The SCG Modern Classic in Atlanta last Sunday signaled the end of Modern as we know it. Hour of Devastation is officially upon us, and with it, our reckoning has arrived. Armed with powerful new spells, creatures, and everything in between, the world’s best brought their collective knowledge to bear, shaking the foundations of our beloved format to its core under their combined might (do foundations have a core? I’m an architect, I should know). Behold, your new Modern influencers: Rhonas the Indomitable, Claim to Fame, and Irrigated Farmland! Hm. Well, that was disappointing...
So, by all early indications, it doesn’t look like Hour of Devastation is a knock out of the park, but as we discussed last week, that’s kind of okay. Modern is great right now, and far from solved, so a set release that doesn’t add much to the card pool is much more welcome than, say, if the format were busted beyond belief. Remember a few weeks ago when everyone said Death's Shadow needed to be banned? Remember a few weeks before that when Counters Company took an event by storm? And what about before that, when Dredge and Storm were putting up strong, consistent results? See what I mean? I could go on and on, but the truth of the matter is that Modern is great, and life is good—let’s appreciate it while we have it.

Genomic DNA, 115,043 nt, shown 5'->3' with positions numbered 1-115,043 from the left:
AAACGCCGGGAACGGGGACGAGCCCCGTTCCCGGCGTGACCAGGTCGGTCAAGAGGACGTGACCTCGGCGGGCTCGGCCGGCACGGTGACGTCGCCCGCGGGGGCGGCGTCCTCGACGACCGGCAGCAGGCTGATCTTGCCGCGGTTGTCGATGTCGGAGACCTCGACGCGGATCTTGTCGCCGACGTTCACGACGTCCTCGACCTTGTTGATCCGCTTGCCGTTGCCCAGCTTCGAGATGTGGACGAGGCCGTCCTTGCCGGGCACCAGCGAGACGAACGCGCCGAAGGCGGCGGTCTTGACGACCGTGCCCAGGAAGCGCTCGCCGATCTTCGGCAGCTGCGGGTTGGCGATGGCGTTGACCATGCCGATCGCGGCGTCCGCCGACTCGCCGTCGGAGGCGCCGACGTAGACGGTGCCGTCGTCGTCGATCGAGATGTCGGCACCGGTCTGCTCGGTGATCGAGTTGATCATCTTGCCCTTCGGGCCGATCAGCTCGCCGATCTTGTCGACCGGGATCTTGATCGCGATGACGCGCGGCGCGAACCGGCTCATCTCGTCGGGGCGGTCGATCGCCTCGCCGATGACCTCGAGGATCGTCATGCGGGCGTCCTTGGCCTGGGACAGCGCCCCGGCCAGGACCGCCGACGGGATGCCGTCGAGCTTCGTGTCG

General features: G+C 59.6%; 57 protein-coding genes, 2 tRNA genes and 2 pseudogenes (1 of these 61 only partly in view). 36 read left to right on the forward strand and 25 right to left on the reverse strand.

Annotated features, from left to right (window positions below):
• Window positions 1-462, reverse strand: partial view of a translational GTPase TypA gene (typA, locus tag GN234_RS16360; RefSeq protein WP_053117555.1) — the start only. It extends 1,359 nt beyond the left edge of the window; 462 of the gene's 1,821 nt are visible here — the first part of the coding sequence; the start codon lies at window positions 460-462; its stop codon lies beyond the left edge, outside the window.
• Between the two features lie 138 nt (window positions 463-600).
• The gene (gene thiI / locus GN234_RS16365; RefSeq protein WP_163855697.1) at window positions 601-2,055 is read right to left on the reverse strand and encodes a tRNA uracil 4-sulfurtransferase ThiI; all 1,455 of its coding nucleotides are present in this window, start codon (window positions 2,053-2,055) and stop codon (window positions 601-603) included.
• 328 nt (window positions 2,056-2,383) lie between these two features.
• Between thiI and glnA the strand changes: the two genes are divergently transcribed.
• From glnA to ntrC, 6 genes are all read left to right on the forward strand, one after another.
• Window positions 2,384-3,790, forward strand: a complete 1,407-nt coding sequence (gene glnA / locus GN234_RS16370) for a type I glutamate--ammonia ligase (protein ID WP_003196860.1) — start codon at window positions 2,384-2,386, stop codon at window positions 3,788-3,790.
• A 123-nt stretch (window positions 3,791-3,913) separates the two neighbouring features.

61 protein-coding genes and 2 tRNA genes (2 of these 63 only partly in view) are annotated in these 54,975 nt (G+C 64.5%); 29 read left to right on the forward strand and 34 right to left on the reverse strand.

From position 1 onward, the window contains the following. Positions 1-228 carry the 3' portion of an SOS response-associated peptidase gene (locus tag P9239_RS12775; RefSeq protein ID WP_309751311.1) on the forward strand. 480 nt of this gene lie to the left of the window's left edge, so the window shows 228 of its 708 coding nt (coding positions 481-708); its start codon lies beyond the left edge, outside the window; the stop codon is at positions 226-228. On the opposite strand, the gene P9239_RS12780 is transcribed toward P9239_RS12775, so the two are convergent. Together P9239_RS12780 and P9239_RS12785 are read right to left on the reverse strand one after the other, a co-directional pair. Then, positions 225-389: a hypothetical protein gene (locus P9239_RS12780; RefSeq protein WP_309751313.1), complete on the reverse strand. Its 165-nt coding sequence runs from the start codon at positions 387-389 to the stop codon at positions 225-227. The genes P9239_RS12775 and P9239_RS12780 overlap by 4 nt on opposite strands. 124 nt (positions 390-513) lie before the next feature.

Let’s dive in to the Modern Classic results from Atlanta. Even though there weren’t many Hour of Devastation inclusions, there were still a ton of new archetypes and innovations hidden in the lists. How is that possible? Well, let’s look and see…
I’m not even going to try and hide my excitement. This deck looks so sweet. Might of Alara? Are you #^($&@ kidding me? Daniel’s list is so cool, I don’t even know where to start. Creatures seems like a good bet, but really this deck is just Burn, but a Burn deck that can actually beat Leyline of Sanctity and grind out the midrange decks.